The Nesher Bari project has come together thanks to the work of the following rangers: Sonia Moushaev and myself, Raul Bermejo, (Data Rangers), Ayan Mukhopadhyay and Victor Anton (Project Rangers), and Ofer Steinitz, Ohad Hatzofe and Kaija Gahm (Biology rangers).
Given that neither Sonia nor I have a background in ecology or conservation, the first hurdle has been wrapping our heads around the topic. By talking to experts, we’ve gained a bird’s-eye view of the technical and non-technical challenges before we start coding up the solution.
The next hurdle is understanding the sources of data: how they are related and whether they can be combined to create more enriched datasets. This is a more Data Engineering endeavor that’s crucial to constrain what ML approaches we can take. For example, with a supervised learning approach, we could feed a model with examples of tracking data from vultures at their time of death. By detecting patterns in the data that go unnoticed by humans, the model could infer what inputs are best at predicting vulture mortality. However, this assumes that we have access to enough of these examples.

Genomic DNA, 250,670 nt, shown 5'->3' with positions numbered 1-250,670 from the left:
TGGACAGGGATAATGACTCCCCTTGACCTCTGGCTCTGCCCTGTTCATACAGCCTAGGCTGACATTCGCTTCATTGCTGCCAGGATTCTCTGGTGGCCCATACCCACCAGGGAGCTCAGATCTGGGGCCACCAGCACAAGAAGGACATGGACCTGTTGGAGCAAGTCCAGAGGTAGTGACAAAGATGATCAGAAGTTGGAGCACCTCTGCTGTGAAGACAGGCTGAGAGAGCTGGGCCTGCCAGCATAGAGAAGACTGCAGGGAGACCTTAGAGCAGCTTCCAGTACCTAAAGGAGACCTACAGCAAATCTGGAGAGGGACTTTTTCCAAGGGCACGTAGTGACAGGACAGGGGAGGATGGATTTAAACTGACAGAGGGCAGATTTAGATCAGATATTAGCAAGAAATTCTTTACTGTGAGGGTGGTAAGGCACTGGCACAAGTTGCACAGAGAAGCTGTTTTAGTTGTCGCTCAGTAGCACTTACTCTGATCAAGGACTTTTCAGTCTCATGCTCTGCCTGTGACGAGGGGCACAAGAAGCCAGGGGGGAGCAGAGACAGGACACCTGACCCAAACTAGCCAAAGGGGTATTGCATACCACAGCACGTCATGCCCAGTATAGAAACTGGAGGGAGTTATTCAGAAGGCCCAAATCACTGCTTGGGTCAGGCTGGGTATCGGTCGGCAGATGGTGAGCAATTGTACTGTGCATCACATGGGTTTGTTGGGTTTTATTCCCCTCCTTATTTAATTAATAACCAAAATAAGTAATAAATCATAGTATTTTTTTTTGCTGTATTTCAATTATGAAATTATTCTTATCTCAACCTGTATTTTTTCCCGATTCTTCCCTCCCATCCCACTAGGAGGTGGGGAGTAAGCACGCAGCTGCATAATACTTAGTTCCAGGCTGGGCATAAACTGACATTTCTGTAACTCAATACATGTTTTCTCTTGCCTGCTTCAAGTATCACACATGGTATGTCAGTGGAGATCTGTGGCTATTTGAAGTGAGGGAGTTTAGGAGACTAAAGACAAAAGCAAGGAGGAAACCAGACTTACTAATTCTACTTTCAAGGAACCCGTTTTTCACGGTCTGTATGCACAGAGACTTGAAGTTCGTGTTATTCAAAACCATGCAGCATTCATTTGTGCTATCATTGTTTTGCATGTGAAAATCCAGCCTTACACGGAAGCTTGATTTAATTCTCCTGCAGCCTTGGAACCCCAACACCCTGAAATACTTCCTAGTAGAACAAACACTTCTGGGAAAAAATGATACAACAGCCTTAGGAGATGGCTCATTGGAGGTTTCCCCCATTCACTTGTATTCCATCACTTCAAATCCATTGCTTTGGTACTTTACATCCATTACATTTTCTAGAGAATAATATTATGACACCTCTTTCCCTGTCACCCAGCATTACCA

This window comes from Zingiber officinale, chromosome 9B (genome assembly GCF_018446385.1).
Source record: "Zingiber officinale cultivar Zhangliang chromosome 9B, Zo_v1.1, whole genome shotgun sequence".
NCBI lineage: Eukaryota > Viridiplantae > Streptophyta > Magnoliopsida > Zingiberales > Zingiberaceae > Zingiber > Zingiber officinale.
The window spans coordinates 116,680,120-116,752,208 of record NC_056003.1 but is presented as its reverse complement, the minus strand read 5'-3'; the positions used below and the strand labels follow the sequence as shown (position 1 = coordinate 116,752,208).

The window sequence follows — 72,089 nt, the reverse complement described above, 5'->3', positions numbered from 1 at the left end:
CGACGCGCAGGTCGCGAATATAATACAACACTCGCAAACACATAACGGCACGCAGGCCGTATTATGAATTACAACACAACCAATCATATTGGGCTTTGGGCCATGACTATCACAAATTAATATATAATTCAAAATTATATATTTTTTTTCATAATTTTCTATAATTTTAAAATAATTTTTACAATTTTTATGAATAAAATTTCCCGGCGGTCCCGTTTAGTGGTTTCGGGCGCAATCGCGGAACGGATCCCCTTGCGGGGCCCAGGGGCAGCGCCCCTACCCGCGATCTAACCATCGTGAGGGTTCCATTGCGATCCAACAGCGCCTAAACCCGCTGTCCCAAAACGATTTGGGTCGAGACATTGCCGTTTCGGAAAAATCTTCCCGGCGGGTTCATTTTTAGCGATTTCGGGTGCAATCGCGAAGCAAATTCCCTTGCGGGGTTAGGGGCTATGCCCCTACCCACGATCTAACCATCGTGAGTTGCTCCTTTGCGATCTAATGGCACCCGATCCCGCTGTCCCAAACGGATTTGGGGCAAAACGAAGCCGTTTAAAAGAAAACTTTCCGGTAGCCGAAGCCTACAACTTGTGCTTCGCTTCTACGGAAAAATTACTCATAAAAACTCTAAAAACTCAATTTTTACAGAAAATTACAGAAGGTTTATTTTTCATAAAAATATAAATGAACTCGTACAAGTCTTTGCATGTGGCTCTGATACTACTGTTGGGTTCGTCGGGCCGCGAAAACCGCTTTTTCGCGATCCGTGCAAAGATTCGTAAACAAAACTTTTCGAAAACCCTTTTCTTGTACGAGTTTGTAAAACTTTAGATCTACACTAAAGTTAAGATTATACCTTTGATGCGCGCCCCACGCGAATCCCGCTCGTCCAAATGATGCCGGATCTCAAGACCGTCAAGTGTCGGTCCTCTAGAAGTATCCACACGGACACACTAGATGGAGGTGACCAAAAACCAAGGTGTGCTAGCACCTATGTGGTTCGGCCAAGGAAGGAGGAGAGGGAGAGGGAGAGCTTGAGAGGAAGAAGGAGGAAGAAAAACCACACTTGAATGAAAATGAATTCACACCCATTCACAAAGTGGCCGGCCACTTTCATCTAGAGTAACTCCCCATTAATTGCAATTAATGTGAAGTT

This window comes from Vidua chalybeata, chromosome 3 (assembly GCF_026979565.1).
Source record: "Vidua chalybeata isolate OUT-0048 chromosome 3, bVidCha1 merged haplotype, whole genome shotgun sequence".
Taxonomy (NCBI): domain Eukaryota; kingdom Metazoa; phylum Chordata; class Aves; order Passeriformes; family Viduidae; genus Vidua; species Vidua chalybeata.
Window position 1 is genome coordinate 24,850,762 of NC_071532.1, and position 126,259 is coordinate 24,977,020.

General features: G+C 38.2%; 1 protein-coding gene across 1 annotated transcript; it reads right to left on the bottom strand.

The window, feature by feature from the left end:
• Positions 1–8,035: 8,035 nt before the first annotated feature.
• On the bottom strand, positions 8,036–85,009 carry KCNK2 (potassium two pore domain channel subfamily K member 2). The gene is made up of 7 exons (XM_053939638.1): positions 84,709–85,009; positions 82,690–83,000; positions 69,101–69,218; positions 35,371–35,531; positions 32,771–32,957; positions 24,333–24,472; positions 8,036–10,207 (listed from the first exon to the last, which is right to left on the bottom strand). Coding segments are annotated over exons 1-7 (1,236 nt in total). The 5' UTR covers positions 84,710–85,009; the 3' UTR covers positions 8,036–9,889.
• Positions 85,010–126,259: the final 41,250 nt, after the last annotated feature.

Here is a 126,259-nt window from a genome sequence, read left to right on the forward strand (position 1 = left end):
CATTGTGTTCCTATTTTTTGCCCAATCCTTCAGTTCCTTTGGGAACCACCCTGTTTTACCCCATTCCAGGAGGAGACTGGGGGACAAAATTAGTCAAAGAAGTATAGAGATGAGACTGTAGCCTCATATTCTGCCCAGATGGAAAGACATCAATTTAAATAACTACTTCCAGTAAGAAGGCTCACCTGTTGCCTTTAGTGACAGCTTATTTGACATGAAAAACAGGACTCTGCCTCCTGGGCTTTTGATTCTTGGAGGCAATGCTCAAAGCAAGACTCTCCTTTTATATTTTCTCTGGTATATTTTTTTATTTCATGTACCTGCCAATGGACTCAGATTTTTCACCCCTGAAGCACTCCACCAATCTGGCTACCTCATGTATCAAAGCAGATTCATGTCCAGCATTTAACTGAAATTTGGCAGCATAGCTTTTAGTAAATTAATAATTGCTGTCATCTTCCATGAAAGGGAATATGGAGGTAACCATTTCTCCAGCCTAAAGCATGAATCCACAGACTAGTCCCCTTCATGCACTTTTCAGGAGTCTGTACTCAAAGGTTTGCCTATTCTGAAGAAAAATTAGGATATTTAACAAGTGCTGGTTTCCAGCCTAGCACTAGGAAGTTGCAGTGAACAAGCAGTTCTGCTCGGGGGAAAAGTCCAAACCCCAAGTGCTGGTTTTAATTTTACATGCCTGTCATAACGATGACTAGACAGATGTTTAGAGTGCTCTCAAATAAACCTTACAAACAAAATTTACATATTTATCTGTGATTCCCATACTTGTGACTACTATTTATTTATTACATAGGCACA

At the time of writing, we have three main sources of data. Firstly, a time-series dataset provided by INPA, corresponding to 10 years of tracking data for 162 vultures. Secondly, a time series dataset provided by UCLA and Tel Aviv University, corresponding to 2 years of tracking data for 110 vultures. Finally, a look up table with more detailed information about individual vulture information (status, age, release date, … , etc) and most importantly, whether they are alive and the date of their death. As this is a living project, it’s likely that we will incorporate further data to enhance our AI/ML solution.